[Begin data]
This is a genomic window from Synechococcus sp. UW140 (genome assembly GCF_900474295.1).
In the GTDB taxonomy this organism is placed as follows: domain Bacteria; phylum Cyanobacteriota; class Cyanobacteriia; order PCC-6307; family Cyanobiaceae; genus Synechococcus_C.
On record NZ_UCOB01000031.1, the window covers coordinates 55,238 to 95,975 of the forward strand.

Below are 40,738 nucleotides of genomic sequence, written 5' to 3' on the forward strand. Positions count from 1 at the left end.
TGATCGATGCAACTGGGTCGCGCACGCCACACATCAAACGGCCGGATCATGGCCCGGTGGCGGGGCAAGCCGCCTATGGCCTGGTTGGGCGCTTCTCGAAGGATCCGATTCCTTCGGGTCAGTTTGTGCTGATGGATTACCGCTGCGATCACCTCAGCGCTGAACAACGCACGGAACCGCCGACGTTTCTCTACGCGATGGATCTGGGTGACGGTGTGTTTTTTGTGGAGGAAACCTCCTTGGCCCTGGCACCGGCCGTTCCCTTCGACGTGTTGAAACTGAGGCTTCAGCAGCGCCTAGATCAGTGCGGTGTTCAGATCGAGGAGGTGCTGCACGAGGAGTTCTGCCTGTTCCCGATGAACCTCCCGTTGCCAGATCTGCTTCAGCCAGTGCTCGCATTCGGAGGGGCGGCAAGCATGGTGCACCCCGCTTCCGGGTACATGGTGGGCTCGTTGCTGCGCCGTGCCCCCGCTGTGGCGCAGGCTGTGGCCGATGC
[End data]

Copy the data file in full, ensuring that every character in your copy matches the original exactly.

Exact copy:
This is a genomic window from Synechococcus sp. UW140 (genome assembly GCF_900474295.1).
In the GTDB taxonomy this organism is placed as follows: domain Bacteria; phylum Cyanobacteriota; class Cyanobacteriia; order PCC-6307; family Cyanobiaceae; genus Synechococcus_C.
On record NZ_UCOB01000031.1, the window covers coordinates 55,238 to 95,975 of the forward strand.

Below are 40,738 nucleotides of genomic sequence, written 5' to 3' on the forward strand. Positions count from 1 at the left end.
TGATCGATGCAACTGGGTCGCGCACGCCACACATCAAACGGCCGGATCATGGCCCGGTGGCGGGGCAAGCCGCCTATGGCCTGGTTGGGCGCTTCTCGAAGGATCCGATTCCTTCGGGTCAGTTTGTGCTGATGGATTACCGCTGCGATCACCTCAGCGCTGAACAACGCACGGAACCGCCGACGTTTCTCTACGCGATGGATCTGGGTGACGGTGTGTTTTTTGTGGAGGAAACCTCCTTGGCCCTGGCACCGGCCGTTCCCTTCGACGTGTTGAAACTGAGGCTTCAGCAGCGCCTAGATCAGTGCGGTGTTCAGATCGAGGAGGTGCTGCACGAGGAGTTCTGCCTGTTCCCGATGAACCTCCCGTTGCCAGATCTGCTTCAGCCAGTGCTCGCATTCGGAGGGGCGGCAAGCATGGTGCACCCCGCTTCCGGGTACATGGTGGGCTCGTTGCTGCGCCGTGCCCCCGCTGTGGCGCAGGCTGTGGCCGATGC